Abenomics is the economic policy implemented by Shinzo Abe, Prime Minister of Japan, since 2012.
It is a combination of monetary policy, fiscal policy and economic growth strategies to encourage private investment.
Abenomics is parallel to the the slogan of the Japanese Meiji period, ‘Fukoku kyōhei’ which literally means to ‘Enrich the state, strengthen the military’.
Aim and Significance of Abenomics
Abenomics is aimed at ending the deflation which has continued for more than 15 years.
It does so by focusing on massive monetary stimulus to build up self-sustaining expectations of moderate inflation.
Abenomics was launched to provide a strong counterweight to China in the Asia-Pacific region
It also aims to make Japan less reliant on the United States for defence.
It strategizes to encourage private investment.
Abenomics aims at bringing about significant changes to the economic stagnation caused by zero inflation reflecting unattractive aggregate demand.
Various aspects of ‘Abenomics’
Abenomics is accompanied by a phrase ‘three arrows’ and recently added ‘fourth arrow’.
These arrows are the essence of Abe’s policy.
While the first two ‘arrows’ focus on creating the conditions for economic expansion in the short term they are not suitable for economic growth in the long-term.
It is due to the increases in public debt that they cause, particularly the fiscal stimulus.
The first ‘arrow’: Monetary stimulus
Monetary stimulus refers to policies implemented by a country’s central bank, and in case of Japan is ‘The Bank of Japan’.
It suggests lowering of the bank’s interest rates through quantitative easing.
The primary effects of this is devaluation are:
fall in the value of the Japanese yen
increase in exports:
Foreign consumers are able to buy more yen to buy Japanese goods with the same, or even less, of their own currency.
Increase in domestic production
Therefore encouraging Japanese firms to invest due to the favourable economic conditions.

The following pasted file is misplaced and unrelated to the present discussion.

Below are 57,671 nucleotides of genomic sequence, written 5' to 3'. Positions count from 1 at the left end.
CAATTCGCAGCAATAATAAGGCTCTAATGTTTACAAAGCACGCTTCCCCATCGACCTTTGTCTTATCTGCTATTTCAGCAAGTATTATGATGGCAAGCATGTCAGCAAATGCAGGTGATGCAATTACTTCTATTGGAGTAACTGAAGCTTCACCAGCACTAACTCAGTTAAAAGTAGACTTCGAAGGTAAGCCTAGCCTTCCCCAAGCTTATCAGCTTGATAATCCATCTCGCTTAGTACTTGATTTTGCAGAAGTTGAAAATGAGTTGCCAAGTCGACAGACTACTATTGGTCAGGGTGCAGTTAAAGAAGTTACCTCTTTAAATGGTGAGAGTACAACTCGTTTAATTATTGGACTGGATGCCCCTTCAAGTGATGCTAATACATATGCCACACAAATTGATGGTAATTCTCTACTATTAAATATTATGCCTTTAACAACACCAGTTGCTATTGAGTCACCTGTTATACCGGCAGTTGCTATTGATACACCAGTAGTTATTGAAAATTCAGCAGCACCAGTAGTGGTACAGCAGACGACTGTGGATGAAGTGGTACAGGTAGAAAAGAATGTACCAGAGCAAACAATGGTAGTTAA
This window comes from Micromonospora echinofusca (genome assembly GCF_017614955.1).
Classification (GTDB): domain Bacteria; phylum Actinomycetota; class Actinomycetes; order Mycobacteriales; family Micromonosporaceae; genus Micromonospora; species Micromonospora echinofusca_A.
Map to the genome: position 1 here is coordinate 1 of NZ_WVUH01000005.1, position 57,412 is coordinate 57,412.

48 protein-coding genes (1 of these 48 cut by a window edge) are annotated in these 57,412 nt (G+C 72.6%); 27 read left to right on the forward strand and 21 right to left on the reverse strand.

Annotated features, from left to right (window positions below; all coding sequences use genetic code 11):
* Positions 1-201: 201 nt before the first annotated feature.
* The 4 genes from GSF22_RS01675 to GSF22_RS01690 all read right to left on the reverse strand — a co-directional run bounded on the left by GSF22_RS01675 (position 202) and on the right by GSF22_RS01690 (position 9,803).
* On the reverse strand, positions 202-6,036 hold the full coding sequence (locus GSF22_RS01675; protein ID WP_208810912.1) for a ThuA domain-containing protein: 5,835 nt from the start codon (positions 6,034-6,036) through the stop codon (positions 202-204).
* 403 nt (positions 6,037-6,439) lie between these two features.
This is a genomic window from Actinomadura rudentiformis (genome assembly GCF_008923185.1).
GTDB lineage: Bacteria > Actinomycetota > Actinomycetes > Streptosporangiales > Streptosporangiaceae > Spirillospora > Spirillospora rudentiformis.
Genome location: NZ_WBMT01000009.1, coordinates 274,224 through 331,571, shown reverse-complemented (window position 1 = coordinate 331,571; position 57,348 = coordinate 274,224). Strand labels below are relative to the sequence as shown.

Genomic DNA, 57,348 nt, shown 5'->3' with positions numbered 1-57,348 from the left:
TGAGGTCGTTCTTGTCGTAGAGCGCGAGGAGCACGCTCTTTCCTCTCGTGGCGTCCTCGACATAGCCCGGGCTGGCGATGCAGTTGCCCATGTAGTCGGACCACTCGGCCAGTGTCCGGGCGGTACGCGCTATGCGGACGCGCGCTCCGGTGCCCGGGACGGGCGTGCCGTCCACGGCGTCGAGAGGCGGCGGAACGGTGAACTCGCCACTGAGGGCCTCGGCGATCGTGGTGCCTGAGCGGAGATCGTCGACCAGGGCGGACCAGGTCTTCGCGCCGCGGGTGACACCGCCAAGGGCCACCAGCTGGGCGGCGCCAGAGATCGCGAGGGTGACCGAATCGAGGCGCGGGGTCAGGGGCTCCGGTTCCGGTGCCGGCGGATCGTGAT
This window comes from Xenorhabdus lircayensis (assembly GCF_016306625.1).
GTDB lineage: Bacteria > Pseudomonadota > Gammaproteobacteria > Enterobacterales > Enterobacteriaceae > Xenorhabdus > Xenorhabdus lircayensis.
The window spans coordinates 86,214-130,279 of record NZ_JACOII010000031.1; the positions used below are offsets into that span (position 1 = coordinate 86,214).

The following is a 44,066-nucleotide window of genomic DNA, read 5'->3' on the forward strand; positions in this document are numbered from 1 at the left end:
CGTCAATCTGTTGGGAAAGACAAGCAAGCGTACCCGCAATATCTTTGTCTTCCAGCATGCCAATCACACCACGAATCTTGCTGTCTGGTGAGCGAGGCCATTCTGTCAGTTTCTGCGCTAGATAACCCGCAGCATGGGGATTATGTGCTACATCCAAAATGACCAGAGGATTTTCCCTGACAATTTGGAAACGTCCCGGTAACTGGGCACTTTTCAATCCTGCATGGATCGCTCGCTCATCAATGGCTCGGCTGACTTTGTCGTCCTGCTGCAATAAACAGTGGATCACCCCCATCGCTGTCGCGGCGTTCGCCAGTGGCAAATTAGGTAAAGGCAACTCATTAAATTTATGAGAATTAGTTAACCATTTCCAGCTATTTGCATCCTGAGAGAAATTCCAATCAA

lowering of interest rates:
It will also make loans cheaper for businesses, further encouraging investment.
The second ‘arrow’: Fiscal stimulus
Fiscal stimulus involves the Governmentincreasing public spending which in the case of Japan involved massively increased spending on public works programmes.
It also involves:
the lowering of taxes
increasing the disposable income of consumers
prompting an increase in spending and thus consumption
The third ‘arrow’: Structural reform
As a long-term policy, Abenomics focused on structural reform.
the implementation of a responsible energy policy
increased labour mobility
To encourage the greater participation of women and young people in the economy.
The fourth ‘arrow’: Specific policies
inflation targeting at a 2% annual rate
correction of the excessive yen appreciation
setting negative interest rates
radical quantitative easing
expansion of public investment
buying operations of construction bonds by Bank of Japan (BOJ)
revision of the Bank of Japan Act
Results yielded by Abenomics
Accordingly, the Bank of Japan’s (BoJ) policy of negative interest rates and quantitative easing has yielded spectacular results.
The country recorded an unbroken six consecutive quarters of growth until June in gross domestic product (GDP) after 10 years.
There has been 4% annualised growth in the April to June quarter resulting to a boost in domestic demand and private consumption.
Japan’s current labour market conditions are said to be the strongest since 1974, with unemployment hovering below 3%.
The failure of Abenomics
Prices have not kept pace with these improvements as inflation has remained close to zero.
Government debt remains significant, whilst at the same time labour reform has been inadequate.
It shows the limits to how much ultra-loose monetary policy by itself can do to trigger demand.
Most importantly, BoJ has repeatedly deferred its decision to achieve the 2% target rate.
There is the lack of rise in wages commensurate with the growth in employment, impacting prices and consumption.
There is growing perception that the objectives of Abenomics could not be achieved unless reforms are given a rigorous push.
Abe has agreed to an annual 3% pay rise as his fourth arrow.
Yet, more radical reforms in the labour market are needed.
Japan also needs a transformation of cultural attitudes to maintain its industrial might as there has been a decline in Japan’s population in the working age, and the country stands 111th in the World Economic Forum’s ranking of gender equality.
Nevertheless, countries should look Abenomics not simply as a failure but as a guide to how central banks and government can control the economy.